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TikTok clubs are opening in US high schools, could this be the future of teaching?

By Yair Oded

Oct 25, 2019

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There is no doubt that TikTok is exploding. Rapidly. What began as an infatuation among teenagers in China and across Southeast Asia has spread like wildfire throughout the US over the past year and a half. According to SensorTower, the app, which is owned by the Chinese tech conglomerate ByteDance, has been downloaded over 1.4 billion times across the world. ‘What’s this whole Tik Tok craze about?’ remains a frequent question among millennials, often to be followed by ‘should I download it?’. Even as the basic facts about TikTok become more widely known, the lingering debate is whether or not to join the circus. What’s the point? Surprisingly, teachers across the US are beginning to see the value of the platform and are incorporating it into the school system with open arms.

The vast majority of TikTok’s popularity is among gen Zers, between 12 to 20 year-olds to be exact. Adults, for the most part, still gape at this 15-second musical skit phenomenon with a fusion of wonder, admiration, bewilderment, and dread. The upbeat, trendy, and, let’s face it—frequently mindless character of TikTok skits attracts people mostly in their teens, looking to goof around, be silly, be noticed, and have a good time.

A recent piece by The New York Times reveals that in high schools across the US, the cultural and mental chasm between young TikTokers and adults is gradually closing, with the proliferation of TikTok clubs and the incorporation of the app into the curriculum. High schools have, for quite some time, been a breeding ground for TikTok, with students shooting skits in hallways, classrooms, and even school buses—making fun of the universal teenage experience and responding to challenges set by their peers from across the world.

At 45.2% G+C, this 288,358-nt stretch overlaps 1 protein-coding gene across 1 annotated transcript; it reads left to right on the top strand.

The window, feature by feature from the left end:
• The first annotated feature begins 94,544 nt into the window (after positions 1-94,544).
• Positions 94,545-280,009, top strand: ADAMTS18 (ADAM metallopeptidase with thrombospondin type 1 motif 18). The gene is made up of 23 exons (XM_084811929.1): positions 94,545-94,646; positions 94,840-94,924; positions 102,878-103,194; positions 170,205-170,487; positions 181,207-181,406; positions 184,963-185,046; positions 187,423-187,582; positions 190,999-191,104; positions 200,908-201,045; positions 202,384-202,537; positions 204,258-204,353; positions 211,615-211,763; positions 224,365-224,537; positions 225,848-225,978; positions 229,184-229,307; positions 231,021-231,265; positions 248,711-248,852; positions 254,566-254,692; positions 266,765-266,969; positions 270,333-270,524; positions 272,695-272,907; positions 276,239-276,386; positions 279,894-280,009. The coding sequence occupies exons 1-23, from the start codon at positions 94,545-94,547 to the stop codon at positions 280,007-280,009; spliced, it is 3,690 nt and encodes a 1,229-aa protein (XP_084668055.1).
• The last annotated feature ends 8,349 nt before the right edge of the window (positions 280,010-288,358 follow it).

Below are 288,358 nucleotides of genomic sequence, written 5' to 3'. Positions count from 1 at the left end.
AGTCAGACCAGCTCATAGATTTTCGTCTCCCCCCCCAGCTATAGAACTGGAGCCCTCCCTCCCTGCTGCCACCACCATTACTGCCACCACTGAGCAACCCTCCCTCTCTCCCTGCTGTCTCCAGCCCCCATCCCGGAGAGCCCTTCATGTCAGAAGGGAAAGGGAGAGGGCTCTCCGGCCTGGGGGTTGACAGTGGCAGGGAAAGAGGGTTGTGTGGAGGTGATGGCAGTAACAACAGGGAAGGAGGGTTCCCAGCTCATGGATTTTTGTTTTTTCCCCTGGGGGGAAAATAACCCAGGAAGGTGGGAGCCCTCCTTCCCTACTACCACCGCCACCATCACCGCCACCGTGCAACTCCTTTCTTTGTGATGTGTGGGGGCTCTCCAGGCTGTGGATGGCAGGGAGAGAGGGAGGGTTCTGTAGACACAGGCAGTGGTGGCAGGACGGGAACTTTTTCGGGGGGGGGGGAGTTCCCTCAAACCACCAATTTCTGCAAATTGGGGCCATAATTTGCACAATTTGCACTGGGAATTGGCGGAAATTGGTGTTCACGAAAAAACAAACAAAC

Teachers saw this new platform as an educational and recreational opportunity, and supported the creation of after-school TikTok clubs, in which kids meet to discuss current trends on the app and make videos themselves. Students are accompanied by adult advisers who supervise their activities, and often contests are being held to select the club’s best TikTok. Some teachers reportedly utilised this trend as a way to immerse kids with various fields of study. A high school teacher from San Jose, California, for instance, had her students make TikTok skits about Newton’s Law for extra credit. Other teachers hail the app as a platform encouraging creativity and genuine self-expression. “I think you just have to engage students in whatever they’re interested in,” Ms Gordon, the principal of West Orange High School in Florida, told The New York Times. “On other media you’re hiding your flaws,” Mr Callahan, the adviser of the school’s TikTok club said, “here you’re showing them off.”

But for all its creative and artistic acclaim, TikTok comes with a slew of challenges, some of which are pointed out by high school teachers witnessing the extravaganza first-hand. A Spanish teacher from a South Carolina high school, for example, pointed out that TikTok isn’t immune to the plagues of bullying that fester in other social media apps.

It’s also been noted that TikTok’s format can potentially exacerbate its users’ need for attention at the expense of uninhibited self-expression. With TikTok trends rising and falling in the blink of an eye, it can be easy for users to get caught up in the race to stay relevant and go viral.

Another major issue, which isn’t exclusive to TikTok but is being perpetuated and expanded through it, is the commercialisation of an increasing amount of content on social media. As the popularity of TikTok surges among young people, countless brands flock to the new platform in search for potential promoters for their products. This fact alone punctures holes in the theory that TikTok is the long-awaited social media app where people could simply be themselves and create content for the sake of creating. How authentic can this content ultimately be if more and more of it is generated with the aim of selling us stuff? We clamour for climate justice and demand to save the future of our children, yet prime our youths to become an army of brand ambassadors—elevating consumerism culture to new heights.

Yes, TikTok is happening, y’all. It is spreading and growing, and will undoubtedly alter the way social media functions—placing viral trends and the consumption of random content ahead of the cosy friends-centred feed.

So, dear millennial, as a relic of a different era, who did not grow up TikToking, you have the incredible privilege of deciding how you wish to interact with this app, if at all. Sure, you can try to cash out on it and poach salespeople for your brand, but must brace yourself for the psychological and environmental consequences that feeding into this system will have. You can also kick back and decide to enjoy some uplifting entertainment—assuming you get the joke. Perhaps it’s even OK to give this one a pass and let the kids go nuts. Whatever the choice is—be sure it is you who make it.